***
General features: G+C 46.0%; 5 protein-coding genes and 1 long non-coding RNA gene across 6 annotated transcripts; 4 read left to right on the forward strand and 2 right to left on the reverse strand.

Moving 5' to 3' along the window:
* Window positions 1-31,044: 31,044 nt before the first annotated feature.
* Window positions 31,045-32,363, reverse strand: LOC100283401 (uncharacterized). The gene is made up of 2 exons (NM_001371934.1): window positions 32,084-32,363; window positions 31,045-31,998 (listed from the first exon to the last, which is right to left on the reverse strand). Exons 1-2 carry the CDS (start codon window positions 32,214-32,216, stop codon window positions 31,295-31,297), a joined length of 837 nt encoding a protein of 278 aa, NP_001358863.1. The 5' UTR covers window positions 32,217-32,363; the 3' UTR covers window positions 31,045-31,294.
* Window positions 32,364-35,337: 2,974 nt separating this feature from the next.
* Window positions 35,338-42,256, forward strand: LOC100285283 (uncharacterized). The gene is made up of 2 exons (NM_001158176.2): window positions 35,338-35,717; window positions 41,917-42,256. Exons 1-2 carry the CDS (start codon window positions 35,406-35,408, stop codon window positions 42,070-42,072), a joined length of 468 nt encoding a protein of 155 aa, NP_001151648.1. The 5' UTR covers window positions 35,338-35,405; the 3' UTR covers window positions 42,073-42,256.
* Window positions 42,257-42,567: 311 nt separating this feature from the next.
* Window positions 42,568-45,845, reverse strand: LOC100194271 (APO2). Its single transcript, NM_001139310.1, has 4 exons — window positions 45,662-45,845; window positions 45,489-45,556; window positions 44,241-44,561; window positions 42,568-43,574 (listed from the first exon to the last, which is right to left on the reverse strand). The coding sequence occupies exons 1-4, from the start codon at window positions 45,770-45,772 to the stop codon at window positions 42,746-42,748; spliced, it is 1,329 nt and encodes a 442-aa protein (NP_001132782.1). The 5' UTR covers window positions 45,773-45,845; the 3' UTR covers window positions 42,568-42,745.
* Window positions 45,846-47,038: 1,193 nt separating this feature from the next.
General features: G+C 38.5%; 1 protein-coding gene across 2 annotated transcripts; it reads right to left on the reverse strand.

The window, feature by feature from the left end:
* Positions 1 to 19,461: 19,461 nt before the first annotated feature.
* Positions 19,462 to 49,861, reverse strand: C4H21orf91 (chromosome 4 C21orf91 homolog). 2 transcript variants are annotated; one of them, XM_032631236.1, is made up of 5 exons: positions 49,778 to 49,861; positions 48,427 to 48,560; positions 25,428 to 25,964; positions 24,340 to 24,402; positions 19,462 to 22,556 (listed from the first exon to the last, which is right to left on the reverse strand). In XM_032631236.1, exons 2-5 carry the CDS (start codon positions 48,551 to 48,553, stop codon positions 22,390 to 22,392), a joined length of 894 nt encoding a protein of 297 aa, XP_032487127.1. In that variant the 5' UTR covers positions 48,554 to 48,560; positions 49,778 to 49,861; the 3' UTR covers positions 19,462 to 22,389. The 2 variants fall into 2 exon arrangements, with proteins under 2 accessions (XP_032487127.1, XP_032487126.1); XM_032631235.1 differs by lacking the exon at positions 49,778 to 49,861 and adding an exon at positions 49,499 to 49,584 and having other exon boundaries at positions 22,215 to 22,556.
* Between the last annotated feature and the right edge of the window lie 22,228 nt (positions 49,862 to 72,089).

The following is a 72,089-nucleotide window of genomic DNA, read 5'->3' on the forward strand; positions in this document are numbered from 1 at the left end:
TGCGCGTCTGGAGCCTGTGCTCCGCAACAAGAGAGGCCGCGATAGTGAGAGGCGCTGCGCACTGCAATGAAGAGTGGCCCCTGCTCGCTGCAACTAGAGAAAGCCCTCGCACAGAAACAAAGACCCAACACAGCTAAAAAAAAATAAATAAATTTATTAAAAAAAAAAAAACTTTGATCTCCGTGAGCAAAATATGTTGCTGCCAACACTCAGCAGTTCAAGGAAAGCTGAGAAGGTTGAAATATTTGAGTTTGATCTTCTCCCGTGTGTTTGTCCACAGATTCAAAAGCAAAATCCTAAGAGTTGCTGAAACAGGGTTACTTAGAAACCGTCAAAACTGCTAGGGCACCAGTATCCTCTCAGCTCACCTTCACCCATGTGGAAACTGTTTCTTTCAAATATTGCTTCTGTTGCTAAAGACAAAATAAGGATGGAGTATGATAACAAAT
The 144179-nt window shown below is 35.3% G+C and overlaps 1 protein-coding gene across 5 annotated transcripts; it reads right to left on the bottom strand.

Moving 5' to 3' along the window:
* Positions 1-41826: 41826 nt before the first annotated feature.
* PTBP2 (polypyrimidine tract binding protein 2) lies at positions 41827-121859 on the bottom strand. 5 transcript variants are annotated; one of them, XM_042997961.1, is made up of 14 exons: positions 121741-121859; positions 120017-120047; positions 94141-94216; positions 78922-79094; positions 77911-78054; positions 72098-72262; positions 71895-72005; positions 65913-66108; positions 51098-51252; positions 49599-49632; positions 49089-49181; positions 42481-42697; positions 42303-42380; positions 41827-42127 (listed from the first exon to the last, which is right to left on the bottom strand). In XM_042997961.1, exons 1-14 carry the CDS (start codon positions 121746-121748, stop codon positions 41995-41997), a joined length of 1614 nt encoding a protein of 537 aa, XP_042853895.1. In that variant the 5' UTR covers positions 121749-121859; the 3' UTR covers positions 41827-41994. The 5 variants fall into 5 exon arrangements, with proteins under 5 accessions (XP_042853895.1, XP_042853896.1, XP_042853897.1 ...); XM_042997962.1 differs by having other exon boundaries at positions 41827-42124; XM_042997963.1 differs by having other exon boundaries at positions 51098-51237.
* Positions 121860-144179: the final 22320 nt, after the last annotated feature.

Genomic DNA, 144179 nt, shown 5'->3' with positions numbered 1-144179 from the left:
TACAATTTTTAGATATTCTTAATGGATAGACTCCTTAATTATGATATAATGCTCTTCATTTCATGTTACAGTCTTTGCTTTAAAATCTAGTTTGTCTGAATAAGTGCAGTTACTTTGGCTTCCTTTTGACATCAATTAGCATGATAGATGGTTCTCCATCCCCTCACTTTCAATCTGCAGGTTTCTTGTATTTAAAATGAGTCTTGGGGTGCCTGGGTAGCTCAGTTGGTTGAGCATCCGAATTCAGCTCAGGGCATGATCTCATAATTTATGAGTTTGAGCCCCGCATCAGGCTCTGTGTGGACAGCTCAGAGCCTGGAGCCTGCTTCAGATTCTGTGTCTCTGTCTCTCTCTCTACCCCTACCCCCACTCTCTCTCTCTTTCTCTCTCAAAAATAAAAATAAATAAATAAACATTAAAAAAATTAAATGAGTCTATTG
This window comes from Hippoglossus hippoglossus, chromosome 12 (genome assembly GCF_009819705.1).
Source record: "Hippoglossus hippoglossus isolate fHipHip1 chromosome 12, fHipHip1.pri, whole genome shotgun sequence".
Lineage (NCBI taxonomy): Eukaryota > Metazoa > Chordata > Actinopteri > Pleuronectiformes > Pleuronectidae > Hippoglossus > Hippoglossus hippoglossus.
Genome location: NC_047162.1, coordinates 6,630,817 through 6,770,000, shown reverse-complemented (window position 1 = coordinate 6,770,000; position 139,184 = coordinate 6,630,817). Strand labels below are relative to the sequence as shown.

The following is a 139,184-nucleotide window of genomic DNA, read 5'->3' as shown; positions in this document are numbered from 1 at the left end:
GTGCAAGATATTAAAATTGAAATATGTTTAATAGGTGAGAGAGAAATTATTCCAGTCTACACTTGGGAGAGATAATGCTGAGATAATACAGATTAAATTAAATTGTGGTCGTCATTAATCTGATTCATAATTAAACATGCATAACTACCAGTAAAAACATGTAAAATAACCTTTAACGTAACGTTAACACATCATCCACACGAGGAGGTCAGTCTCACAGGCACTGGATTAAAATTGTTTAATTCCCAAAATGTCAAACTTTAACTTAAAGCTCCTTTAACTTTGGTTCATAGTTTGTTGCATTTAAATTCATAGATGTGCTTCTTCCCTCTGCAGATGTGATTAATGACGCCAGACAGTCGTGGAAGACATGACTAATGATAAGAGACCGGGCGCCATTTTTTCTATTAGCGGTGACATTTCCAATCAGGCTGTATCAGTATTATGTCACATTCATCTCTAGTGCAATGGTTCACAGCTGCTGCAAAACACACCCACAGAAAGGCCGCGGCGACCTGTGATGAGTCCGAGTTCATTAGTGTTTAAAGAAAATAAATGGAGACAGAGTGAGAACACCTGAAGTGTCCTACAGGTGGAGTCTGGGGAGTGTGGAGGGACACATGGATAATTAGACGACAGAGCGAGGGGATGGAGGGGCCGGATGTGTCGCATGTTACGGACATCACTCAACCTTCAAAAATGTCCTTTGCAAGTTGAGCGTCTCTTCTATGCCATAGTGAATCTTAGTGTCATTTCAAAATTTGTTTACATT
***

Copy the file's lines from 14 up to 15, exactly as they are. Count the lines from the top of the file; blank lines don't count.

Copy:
* Between the last annotated feature and the right edge of the window lie 22,228 nt (positions 49,862 to 72,089).

The following is a 72,089-nucleotide window of genomic DNA, read 5'->3' on the forward strand; positions in this document are numbered from 1 at the left end: